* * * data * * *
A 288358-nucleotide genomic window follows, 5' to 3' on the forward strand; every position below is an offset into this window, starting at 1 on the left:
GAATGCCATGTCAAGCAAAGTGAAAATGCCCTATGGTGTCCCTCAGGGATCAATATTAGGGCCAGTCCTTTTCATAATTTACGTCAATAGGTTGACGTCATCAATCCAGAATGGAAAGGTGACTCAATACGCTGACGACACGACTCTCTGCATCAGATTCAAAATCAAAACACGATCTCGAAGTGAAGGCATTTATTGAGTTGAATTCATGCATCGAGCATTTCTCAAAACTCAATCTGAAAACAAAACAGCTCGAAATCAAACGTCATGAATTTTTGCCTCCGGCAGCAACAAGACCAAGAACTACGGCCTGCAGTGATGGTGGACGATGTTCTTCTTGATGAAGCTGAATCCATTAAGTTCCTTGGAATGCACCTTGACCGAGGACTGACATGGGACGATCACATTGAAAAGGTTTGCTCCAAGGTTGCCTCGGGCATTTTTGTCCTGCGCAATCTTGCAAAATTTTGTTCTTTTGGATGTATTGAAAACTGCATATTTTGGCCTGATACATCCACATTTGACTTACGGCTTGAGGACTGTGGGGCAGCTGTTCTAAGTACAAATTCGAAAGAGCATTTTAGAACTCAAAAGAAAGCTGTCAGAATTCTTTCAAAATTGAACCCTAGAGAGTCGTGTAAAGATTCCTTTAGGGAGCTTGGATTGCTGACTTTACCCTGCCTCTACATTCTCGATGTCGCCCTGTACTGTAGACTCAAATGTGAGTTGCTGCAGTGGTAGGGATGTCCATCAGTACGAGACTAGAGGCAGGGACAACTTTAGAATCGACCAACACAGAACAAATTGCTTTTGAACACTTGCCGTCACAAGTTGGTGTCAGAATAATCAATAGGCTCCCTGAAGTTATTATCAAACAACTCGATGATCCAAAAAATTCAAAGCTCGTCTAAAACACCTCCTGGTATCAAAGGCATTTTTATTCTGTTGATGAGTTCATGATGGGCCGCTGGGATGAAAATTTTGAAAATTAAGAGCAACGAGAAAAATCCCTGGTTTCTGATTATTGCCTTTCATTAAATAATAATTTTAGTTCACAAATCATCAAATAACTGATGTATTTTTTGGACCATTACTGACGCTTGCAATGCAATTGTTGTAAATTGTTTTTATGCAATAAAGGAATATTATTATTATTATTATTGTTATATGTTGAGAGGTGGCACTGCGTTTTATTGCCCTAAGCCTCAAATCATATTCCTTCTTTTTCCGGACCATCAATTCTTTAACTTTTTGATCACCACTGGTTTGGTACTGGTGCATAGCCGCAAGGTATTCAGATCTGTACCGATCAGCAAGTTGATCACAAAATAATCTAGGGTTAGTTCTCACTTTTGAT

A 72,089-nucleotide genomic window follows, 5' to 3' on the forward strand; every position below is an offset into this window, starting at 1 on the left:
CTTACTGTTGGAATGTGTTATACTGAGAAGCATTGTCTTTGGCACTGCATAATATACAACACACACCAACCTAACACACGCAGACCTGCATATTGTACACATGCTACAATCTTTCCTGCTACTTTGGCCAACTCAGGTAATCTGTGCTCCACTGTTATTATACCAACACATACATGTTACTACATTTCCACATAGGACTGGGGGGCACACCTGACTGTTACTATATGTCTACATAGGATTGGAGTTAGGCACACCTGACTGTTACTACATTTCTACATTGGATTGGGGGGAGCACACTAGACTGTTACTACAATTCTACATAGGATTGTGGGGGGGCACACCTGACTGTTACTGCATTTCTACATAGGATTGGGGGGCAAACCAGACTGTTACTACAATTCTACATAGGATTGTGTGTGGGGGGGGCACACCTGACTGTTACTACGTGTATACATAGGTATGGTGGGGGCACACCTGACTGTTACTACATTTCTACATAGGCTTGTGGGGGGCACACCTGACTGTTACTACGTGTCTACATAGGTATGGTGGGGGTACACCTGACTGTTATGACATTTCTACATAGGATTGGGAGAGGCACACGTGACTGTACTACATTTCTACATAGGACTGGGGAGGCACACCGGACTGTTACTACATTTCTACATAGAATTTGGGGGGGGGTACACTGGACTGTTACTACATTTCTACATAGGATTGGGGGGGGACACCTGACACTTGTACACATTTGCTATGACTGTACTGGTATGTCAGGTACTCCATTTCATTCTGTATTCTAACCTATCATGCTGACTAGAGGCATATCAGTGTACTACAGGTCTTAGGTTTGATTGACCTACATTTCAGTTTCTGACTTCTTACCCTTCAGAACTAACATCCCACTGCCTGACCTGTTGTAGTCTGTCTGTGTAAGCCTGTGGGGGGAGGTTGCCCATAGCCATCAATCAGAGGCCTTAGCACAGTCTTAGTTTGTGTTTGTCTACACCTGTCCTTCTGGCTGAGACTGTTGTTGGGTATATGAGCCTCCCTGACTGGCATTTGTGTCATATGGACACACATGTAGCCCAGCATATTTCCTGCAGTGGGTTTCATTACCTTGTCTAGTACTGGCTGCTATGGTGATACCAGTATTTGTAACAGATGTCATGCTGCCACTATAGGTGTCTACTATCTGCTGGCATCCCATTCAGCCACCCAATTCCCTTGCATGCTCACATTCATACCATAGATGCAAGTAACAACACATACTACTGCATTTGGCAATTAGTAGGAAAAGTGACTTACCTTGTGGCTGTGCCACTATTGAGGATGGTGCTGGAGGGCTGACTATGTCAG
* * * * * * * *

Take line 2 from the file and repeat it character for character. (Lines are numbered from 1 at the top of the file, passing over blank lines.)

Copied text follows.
GAATGCCATGTCAAGCAAAGTGAAAATGCCCTATGGTGTCCCTCAGGGATCAATATTAGGGCCAGTCCTTTTCATAATTTACGTCAATAGGTTGACGTCATCAATCCAGAATGGAAAGGTGACTCAATACGCTGACGACACGACTCTCTGCATCAGATTCAAAATCAAAACACGATCTCGAAGTGAAGGCATTTATTGAGTTGAATTCATGCATCGAGCATTTCTCAAAACTCAATCTGAAAACAAAACAGCTCGAAATCAAACGTCATGAATTTTTGCCTCCGGCAGCAACAAGACCAAGAACTACGGCCTGCAGTGATGGTGGACGATGTTCTTCTTGATGAAGCTGAATCCATTAAGTTCCTTGGAATGCACCTTGACCGAGGACTGACATGGGACGATCACATTGAAAAGGTTTGCTCCAAGGTTGCCTCGGGCATTTTTGTCCTGCGCAATCTTGCAAAATTTTGTTCTTTTGGATGTATTGAAAACTGCATATTTTGGCCTGATACATCCACATTTGACTTACGGCTTGAGGACTGTGGGGCAGCTGTTCTAAGTACAAATTCGAAAGAGCATTTTAGAACTCAAAAGAAAGCTGTCAGAATTCTTTCAAAATTGAACCCTAGAGAGTCGTGTAAAGATTCCTTTAGGGAGCTTGGATTGCTGACTTTACCCTGCCTCTACATTCTCGATGTCGCCCTGTACTGTAGACTCAAATGTGAGTTGCTGCAGTGGTAGGGATGTCCATCAGTACGAGACTAGAGGCAGGGACAACTTTAGAATCGACCAACACAGAACAAATTGCTTTTGAACACTTGCCGTCACAAGTTGGTGTCAGAATAATCAATAGGCTCCCTGAAGTTATTATCAAACAACTCGATGATCCAAAAAATTCAAAGCTCGTCTAAAACACCTCCTGGTATCAAAGGCATTTTTATTCTGTTGATGAGTTCATGATGGGCCGCTGGGATGAAAATTTTGAAAATTAAGAGCAACGAGAAAAATCCCTGGTTTCTGATTATTGCCTTTCATTAAATAATAATTTTAGTTCACAAATCATCAAATAACTGATGTATTTTTTGGACCATTACTGACGCTTGCAATGCAATTGTTGTAAATTGTTTTTATGCAATAAAGGAATATTATTATTATTATTATTGTTATATGTTGAGAGGTGGCACTGCGTTTTATTGCCCTAAGCCTCAAATCATATTCCTTCTTTTTCCGGACCATCAATTCTTTAACTTTTTGATCACCACTGGTTTGGTACTGGTGCATAGCCGCAAGGTATTCAGATCTGTACCGATCAGCAAGTTGATCACAAAATAATCTAGGGTTAGTTCTCACTTTTGAT